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The Mughal emperors introduced their own style of painting with Persian inspiration and added new themes, colours and forms. Court scenes were depicted in grandeur. The background was usually hilly landscapes. Flowers and animals were also vastly depicted and in these the Indian artists applied their own skills to develop on the Persian ideas. The Mughal paintings are characterized by their subtleness and naturalism and often depict historical events or court life. Mir Sayyid Ali and Abdus Samad were the two great artists in the court of Humayun (1530-1556 AD). These two artists also remained active during Akbar's reign and Abus Samad earned the nickname "Shirinqalam". Akbar (1556-1605 AD) can be considered as the real founder of the Mughal painting.  Akbar had employed more than hundred painters from different parts of the country and lavishly conferred honours on works of great excellence. He had special admiration for the work of Hindu artists, notably Daswanth and Basawan. Mughal painting was a cooperative work in which numerous artists and craftsmen participated.  Several noteworthy works were completed during Akbar's period, which include the illustrated stories of Hamza nama; illustrated Mahabharata called Razm-Nama and the illustrated Ramayana and Timur nama, Babur nama and Akba-Nama. The Razm-Nama contained 169 paintings and was completed in 1589 AD. The paintings of the Akbar-Nama are unsurpassed for their meticulous finish, their bold execution and their use of colour.

By the early 17th Century, the Mughal painting had come under the Western influence in such devices as the use of light and shade to capture space and volume, aerial perspective and the use of atmospheric effects to indicate spatial recession.  The Jessuit missions to the Mughal courts resulted in the synthesis of two diverse cultures.  The fusion profoundly influenced the Mughal art and constituted one of the most flourishing of artistic exchanges.  Akbar's leading court artists -- Kesu Das, Manohar, Basawan and Kesu Khurd -- were fascinated by the Christian paintings and integrated these themes in their own compositions.  Basawan's Madonna and Child and Manohar's Christ as Salvator Mundi are one of the masterpieces of that period.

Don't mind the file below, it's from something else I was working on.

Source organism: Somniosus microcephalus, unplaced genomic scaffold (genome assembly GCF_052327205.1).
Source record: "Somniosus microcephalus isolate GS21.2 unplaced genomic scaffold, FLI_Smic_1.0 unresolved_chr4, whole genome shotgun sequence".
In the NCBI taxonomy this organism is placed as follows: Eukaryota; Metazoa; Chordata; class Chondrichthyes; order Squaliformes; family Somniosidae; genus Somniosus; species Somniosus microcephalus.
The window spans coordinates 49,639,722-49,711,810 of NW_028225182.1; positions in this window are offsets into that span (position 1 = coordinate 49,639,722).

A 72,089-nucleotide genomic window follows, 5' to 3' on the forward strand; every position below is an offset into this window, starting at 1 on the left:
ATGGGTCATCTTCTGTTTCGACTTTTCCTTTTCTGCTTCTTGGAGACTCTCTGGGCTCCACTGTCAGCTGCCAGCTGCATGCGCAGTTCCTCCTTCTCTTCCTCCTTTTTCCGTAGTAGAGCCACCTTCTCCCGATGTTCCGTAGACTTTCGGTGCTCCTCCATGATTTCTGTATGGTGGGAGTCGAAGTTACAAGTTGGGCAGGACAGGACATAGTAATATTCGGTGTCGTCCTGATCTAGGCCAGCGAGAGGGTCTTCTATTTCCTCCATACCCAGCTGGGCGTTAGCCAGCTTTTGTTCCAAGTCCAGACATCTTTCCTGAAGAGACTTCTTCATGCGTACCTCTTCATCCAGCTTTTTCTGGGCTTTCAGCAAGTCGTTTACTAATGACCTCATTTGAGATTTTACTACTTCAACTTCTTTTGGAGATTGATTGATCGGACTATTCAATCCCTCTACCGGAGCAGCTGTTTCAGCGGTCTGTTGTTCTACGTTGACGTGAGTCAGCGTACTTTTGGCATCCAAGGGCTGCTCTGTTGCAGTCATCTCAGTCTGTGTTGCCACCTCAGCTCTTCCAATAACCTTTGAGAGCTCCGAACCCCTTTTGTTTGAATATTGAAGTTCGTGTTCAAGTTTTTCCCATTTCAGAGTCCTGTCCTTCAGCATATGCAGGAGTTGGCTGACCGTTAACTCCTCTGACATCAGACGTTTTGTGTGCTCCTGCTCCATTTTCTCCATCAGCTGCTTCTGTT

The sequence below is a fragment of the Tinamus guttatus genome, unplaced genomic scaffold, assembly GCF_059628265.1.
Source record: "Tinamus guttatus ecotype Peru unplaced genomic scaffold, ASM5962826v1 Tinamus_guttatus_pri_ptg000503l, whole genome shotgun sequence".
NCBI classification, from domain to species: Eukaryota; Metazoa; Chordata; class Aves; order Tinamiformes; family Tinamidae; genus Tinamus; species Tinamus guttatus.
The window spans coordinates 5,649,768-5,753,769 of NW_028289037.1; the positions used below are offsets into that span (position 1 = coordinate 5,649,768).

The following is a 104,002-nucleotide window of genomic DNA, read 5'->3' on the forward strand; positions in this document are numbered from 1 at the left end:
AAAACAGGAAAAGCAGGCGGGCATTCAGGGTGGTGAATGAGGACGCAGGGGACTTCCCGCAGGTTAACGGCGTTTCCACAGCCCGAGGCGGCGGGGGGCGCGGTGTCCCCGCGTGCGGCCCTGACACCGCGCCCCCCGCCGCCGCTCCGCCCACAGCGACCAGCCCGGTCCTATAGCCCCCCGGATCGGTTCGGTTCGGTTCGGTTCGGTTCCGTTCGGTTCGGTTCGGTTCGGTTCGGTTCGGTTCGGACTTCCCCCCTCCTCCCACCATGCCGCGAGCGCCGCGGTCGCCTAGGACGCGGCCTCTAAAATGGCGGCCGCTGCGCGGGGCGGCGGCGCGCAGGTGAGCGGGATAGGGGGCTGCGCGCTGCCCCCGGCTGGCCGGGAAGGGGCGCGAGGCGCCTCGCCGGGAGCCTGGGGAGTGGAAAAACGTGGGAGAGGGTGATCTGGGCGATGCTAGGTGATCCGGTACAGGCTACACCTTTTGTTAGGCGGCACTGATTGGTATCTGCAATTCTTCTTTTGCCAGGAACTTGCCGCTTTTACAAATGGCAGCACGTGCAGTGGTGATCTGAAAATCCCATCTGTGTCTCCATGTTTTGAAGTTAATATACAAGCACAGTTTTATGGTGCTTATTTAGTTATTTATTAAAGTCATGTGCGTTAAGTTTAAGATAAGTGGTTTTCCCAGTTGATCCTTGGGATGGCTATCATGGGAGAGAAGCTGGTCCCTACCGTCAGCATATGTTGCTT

Jehangir (1605-1627 AD) was the most enthusiastic patron of the Mughal painting. The beauty of nature, in the form of plants, animals and birds, became an important subject of the Mughal paintings during Jehangir's time. Jehangir promoted calligraphy, which was considered to be the foremost art in Mughal Miniature the Islamic world. Portrait painting also came into vogue during this period.  Mansur, Abdul Hasan and Bishandass were the great painters in the court of Jehangir. Jehangir had bestowed the title of Nadir-ul-Asr on Mansur. During this period, the influence of Western painting on the Mughal painters became more pronounced. One of its contributions was the use of nimbus behind the heads of the Mughal emperors in paintings. This practice, which was originally adopted by the Mahayana Buddhist artists, was extensively utilised in the Christian art of the middle Ages, which finally came to the Mughal courts as a result of the interaction with the West.  Jehangir's reign was a period during which Indian, Persian and European elements underwent a fusion and emerged into a distinct and novel style. Another important development of Jehangir's time was the popularity of the albums of paintings.  

Painting achieved a new delicacy and romantic flavour during the reign of Shah Jahan.  Love, romance, portraits and durban scenes became the common themes. The artists portrayed the romances of Laila-Majnu, Shirin-Farhad, Kamrup-Kamlata and Baz Bahadur-Rupmati. Elephant fights and men controlling mast elephants with fireworks and spears are also shown in a number of paintings. Another common theme with the Mughal artists from the last quarter of the 17th century and early 18th century is that of a young lady standing under a willow tree holding a branch.  The chief artists of Shah Jahan's period were Muhammad Faqirullah Khan, Mir Hashim, Muhammad Nadir, Bichitr, Chitarman, Anupchchatar, Manohar and Honhar.  Aurangazeb's indifference to painting compelled mainly a great artist to shift their bases to other kingdoms in Punjab, Rajasthan and other parts of the country, precipitating a decline in the Mughal painting.  

Bahadur Shah I (1707-1712 AD) tried to restore the court patronage of painting.  The magnificent work of painting, Shahjahan-nama, was produced during his period.  Farruksiyar (1713-1718 AD) continued the royal patronage of painting and so did Muhammad Shah Rangila (1719-1748 AD).  With the invasion of Nadir Shah in 1739 AD, the en masse exodus of artists from Delhi began and the Mughal painting gradually went into oblivion.



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